The average resale value of General Motors vehicles climbed to 44 percent last year, matching that of Chrysler and sitting one percent less than Ford, but still 7.5 percent less than Honda. It's a welcome increase from the post-bankruptcy days of 2009 when 36.5 percent was number upon which lease rates were based. According to Bloomberg, even though that puts GM in line with the overall market rate of 46.5 percent, the company figures it can save from $150 million to $200 million if it can incre
Automotive Lease Guide
ALG reports both Ford and Hyundai have seen substantial jumps in their respective perceived quality, with the Blue Oval enjoying a 37 percent jump since 2008. Hyundai, meanwhile, has seen its figures increase by 25 percent over the same five years. For industry watchers, the news should offer no real shock. Both manufacturers have been on a new-product warpath, offering models laden with fresh design, efficient drivetrain options and plenty of technology while steadily increasing quality. The in
According to a new study by Automotive Lease Guide, fuel prices play a huge role in how much your vehicle depreciates over time.No surprise there, but the specifics of the study are a little jarring all the same. USA Today reports that the study found that when gas costs increase by a single dollar, less efficient, large SUVs see their value stumble by a whopping 13 percent. On the other hand, that same rise in fuel prices will cause the value of more fuel efficient models to increase by 10 perc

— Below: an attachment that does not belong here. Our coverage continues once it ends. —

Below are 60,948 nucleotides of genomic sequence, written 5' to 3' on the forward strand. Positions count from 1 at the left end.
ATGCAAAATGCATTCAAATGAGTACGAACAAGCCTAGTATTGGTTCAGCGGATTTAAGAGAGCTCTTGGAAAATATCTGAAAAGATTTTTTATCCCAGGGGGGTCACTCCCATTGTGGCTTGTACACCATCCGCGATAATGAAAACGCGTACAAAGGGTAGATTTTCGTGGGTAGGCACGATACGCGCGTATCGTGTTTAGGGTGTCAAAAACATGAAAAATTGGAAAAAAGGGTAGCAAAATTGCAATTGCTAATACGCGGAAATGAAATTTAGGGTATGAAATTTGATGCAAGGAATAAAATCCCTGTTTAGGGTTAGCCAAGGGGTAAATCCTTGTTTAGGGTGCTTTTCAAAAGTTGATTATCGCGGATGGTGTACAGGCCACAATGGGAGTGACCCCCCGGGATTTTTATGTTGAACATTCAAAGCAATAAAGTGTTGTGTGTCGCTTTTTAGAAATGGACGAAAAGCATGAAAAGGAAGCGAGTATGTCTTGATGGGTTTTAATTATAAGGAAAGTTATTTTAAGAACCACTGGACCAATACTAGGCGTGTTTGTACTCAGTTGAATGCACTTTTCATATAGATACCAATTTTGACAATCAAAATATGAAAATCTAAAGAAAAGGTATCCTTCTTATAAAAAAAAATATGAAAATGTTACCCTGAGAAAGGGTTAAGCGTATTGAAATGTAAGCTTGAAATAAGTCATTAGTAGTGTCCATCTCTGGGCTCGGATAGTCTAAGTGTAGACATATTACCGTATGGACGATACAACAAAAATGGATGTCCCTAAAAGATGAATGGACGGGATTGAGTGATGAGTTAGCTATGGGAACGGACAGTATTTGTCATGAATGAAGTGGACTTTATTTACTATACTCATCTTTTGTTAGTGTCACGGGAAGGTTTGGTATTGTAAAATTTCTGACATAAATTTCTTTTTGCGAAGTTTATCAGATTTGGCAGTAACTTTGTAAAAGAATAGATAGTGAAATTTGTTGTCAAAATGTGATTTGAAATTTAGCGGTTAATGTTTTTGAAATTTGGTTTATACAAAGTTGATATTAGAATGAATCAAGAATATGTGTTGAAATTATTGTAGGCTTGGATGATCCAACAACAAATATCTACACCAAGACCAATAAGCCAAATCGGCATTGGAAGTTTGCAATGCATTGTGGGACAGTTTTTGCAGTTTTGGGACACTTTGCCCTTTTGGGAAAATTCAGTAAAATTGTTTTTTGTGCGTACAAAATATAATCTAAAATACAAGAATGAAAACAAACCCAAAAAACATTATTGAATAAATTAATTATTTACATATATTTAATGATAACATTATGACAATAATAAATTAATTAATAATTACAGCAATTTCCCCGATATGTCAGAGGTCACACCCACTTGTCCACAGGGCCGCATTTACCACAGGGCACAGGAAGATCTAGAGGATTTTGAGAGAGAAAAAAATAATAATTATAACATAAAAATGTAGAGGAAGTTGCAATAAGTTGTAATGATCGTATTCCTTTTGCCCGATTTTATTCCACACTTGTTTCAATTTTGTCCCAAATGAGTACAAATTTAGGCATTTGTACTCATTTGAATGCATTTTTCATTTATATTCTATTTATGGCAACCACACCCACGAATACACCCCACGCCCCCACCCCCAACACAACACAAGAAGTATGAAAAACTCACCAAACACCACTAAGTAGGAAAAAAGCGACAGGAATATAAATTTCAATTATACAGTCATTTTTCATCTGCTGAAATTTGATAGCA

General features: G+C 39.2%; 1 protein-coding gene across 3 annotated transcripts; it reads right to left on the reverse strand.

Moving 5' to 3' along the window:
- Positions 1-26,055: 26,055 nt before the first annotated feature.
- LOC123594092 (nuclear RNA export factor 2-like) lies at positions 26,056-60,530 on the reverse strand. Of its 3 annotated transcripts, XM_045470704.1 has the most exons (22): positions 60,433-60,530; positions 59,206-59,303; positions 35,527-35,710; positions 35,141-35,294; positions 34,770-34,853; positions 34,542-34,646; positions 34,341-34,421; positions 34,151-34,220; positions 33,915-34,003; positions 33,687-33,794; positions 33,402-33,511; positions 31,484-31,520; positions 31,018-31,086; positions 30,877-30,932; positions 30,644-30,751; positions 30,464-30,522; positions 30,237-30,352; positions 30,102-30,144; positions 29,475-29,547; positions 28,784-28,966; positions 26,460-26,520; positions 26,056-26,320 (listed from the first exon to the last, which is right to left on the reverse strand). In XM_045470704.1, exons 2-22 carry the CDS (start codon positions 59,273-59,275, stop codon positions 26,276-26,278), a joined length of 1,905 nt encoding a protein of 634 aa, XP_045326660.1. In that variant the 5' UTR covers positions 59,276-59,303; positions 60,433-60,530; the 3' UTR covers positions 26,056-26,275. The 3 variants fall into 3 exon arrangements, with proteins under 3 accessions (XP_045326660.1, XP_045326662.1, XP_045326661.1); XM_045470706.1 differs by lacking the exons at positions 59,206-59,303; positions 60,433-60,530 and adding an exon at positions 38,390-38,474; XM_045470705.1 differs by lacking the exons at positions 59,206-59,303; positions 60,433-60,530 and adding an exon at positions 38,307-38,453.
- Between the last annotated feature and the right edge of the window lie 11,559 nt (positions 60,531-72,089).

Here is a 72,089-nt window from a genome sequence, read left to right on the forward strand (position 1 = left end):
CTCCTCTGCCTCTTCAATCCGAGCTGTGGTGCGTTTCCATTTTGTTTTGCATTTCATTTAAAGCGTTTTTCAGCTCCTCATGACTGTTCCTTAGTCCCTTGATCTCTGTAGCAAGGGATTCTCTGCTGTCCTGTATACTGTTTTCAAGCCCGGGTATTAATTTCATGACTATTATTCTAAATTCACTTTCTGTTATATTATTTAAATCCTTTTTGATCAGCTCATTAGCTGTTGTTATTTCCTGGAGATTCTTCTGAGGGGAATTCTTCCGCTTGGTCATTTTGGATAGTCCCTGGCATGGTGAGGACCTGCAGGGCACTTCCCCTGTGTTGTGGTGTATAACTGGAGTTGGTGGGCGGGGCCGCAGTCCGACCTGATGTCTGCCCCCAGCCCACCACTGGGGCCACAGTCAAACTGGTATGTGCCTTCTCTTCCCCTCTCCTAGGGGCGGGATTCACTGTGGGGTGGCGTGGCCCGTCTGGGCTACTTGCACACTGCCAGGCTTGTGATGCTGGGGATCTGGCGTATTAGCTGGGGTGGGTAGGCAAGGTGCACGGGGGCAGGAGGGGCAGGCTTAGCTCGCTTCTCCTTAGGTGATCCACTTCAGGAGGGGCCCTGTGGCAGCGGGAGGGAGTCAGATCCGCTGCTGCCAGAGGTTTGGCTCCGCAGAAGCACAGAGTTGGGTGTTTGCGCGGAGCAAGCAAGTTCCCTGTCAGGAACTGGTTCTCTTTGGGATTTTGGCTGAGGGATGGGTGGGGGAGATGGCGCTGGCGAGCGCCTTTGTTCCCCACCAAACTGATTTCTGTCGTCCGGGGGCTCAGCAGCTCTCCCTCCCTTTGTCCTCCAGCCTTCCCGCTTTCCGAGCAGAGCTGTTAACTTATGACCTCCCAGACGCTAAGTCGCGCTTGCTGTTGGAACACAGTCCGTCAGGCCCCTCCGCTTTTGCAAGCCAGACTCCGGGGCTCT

The Automotive Lease Guide has just released its annual report of residual values. Thanks to slimmed production and lower incentives, both Ford and Chevrolet saw jumps of 11 and 7.5 percentage points, respectively, compared to five years ago, and a number of other manufacturers saw the worth of their products climb as well. Ford's passenger cars managed to rank second in the highest improvement since 2005 with a residual value of 48.8 percent. Both Ford and Chevrolet trucks are counted separatel
Back in late 2008, auto executives from General Motors and Chrysler warned of dire consequences in the event that one of their companies was forced into bankruptcy proceedings. With the help of the federal government, little of that doom and gloom materialized, at least when it comes to used car residuals.
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